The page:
For the first time ever, scientists have determined the cosmic origin of highest-energy neutrinos. A research group led by IceCube scientist Elisa Resconi, spokesperson of the Collaborative Research Center SFB1258 at the Technical University of Munich (TUM), provides an important piece of evidence that the particles detected by the IceCube neutrino telescope at the South Pole originate from a galaxy four billion light-years away from Earth.

To rule out other origins with certainty, the team led by neutrino physicist Elisa Resconi from the Technical University of Munich and multi-wavelength...

Im Focus: Magnetic vortices: Two independent magnetic skyrmion phases discovered in a single material

For the first time a team of researchers have discovered two different phases of magnetic skyrmions in a single material. Physicists of the Technical Universities of Munich and Dresden and the University of Cologne can now better study and understand the properties of these magnetic structures, which are important for both basic research and applications.

Whirlpools are an everyday experience in a bath tub: When the water is drained a circular vortex is formed. Typically, such whirls are rather stable. Similar...

Im Focus: Breaking the bond: To take part or not?

Physicists working with Roland Wester at the University of Innsbruck have investigated if and how chemical reactions can be influenced by targeted vibrational excitation of the reactants. They were able to demonstrate that excitation with a laser beam does not affect the efficiency of a chemical exchange reaction and that the excited molecular group acts only as a spectator in the reaction.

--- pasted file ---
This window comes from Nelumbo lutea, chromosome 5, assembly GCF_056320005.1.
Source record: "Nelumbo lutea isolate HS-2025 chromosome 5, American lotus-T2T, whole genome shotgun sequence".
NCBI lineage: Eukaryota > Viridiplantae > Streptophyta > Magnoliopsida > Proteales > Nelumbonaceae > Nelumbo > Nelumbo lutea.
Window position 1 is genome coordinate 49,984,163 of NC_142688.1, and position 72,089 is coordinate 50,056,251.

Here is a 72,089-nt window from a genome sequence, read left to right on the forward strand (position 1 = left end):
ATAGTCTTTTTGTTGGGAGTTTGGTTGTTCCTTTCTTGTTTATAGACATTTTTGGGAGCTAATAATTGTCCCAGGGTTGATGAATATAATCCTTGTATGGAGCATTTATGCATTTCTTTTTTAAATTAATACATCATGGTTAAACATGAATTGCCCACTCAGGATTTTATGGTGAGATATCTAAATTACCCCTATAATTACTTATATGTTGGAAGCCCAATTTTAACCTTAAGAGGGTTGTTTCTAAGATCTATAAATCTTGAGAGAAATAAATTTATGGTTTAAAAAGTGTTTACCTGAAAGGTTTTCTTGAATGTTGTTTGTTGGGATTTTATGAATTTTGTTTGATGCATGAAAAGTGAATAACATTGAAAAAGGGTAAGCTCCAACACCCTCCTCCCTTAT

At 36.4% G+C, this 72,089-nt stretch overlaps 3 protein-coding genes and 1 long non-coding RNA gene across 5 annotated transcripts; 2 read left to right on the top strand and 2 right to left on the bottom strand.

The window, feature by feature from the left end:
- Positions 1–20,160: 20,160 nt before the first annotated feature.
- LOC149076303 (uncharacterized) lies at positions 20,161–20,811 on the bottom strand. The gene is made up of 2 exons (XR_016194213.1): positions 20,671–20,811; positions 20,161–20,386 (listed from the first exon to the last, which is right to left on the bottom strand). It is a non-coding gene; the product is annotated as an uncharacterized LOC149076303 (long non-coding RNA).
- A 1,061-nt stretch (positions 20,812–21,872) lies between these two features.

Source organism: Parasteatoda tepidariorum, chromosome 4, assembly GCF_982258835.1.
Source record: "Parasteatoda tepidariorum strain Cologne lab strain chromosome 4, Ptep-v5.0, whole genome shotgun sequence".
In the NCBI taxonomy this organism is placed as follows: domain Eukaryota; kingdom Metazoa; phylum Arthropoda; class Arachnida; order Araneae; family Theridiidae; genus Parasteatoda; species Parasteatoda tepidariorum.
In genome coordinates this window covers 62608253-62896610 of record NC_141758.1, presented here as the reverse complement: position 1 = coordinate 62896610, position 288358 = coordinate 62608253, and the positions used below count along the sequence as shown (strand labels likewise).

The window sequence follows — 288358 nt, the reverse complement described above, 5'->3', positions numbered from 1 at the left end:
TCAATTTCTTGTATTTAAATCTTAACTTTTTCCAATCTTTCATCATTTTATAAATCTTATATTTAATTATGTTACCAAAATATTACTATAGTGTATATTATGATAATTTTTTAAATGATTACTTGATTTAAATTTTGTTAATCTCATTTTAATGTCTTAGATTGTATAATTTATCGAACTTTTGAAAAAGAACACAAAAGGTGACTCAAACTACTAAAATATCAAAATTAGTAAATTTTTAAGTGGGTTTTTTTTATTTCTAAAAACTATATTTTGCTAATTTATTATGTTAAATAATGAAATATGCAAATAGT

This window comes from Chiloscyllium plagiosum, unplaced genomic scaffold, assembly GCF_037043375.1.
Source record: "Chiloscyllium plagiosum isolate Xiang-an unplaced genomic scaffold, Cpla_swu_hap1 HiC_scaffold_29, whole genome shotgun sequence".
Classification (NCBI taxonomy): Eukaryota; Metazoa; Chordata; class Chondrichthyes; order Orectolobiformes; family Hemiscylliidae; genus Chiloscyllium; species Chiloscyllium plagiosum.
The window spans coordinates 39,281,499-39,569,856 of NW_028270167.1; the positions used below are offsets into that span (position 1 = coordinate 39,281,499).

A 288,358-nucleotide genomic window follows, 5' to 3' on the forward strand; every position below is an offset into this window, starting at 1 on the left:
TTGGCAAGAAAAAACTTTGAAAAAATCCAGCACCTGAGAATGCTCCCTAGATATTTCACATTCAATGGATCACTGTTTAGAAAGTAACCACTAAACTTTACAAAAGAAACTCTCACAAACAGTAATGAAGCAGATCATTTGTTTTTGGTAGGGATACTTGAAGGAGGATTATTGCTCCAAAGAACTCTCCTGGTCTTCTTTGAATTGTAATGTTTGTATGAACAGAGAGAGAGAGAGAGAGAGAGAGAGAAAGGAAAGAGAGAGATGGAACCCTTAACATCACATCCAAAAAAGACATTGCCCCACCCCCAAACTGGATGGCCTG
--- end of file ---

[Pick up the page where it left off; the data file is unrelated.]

A frequently used reaction in organic chemistry is nucleophilic substitution. It plays, for example, an important role in in the synthesis of new chemical...

Im Focus: New 2D Spectroscopy Methods

Optical spectroscopy allows investigating the energy structure and dynamic properties of complex quantum systems. Researchers from the University of Würzburg present two new approaches of coherent two-dimensional spectroscopy.

"Put an excitation into the system and observe how it evolves." According to physicist Professor Tobias Brixner, this is the credo of optical spectroscopy....

Im Focus: Chemical reactions in the light of ultrashort X-ray pulses from free-electron lasers

Ultra-short, high-intensity X-ray flashes open the door to the foundations of chemical reactions. Free-electron lasers generate these kinds of pulses, but there is a catch: the pulses vary in duration and energy. An international research team has now presented a solution: Using a ring of 16 detectors and a circularly polarized laser beam, they can determine both factors with attosecond accuracy.

Free-electron lasers (FELs) generate extremely short and intense X-ray flashes. Researchers can use these flashes to resolve structures with diameters on the...

All Focus news of the innovation-report >>>

Anzeige

Anzeige

VideoLinks
Industry & Economy
Event News

Leading experts in Diabetes, Metabolism and Biomedical Engineering discuss Precision Medicine

13.07.2018 | Event News

Conference on Laser Polishing – LaP: Fine Tuning for Surfaces

12.07.2018 | Event News

11th European Wood-based Panel Symposium 2018: Meeting point for the wood-based materials industry

03.07.2018 | Event News

 
Latest News

Global study of world's beaches shows threat to protected areas

19.07.2018 | Earth Sciences

New creepy, crawly search and rescue robot developed at Ben-Gurion U

19.07.2018 | Power and Electrical Engineering

Metal too 'gummy' to cut? Draw on it with a Sharpie or glue stick, science says

19.07.2018 | Materials Sciences

VideoLinks
Science & Research
Overview of more VideoLinks >>>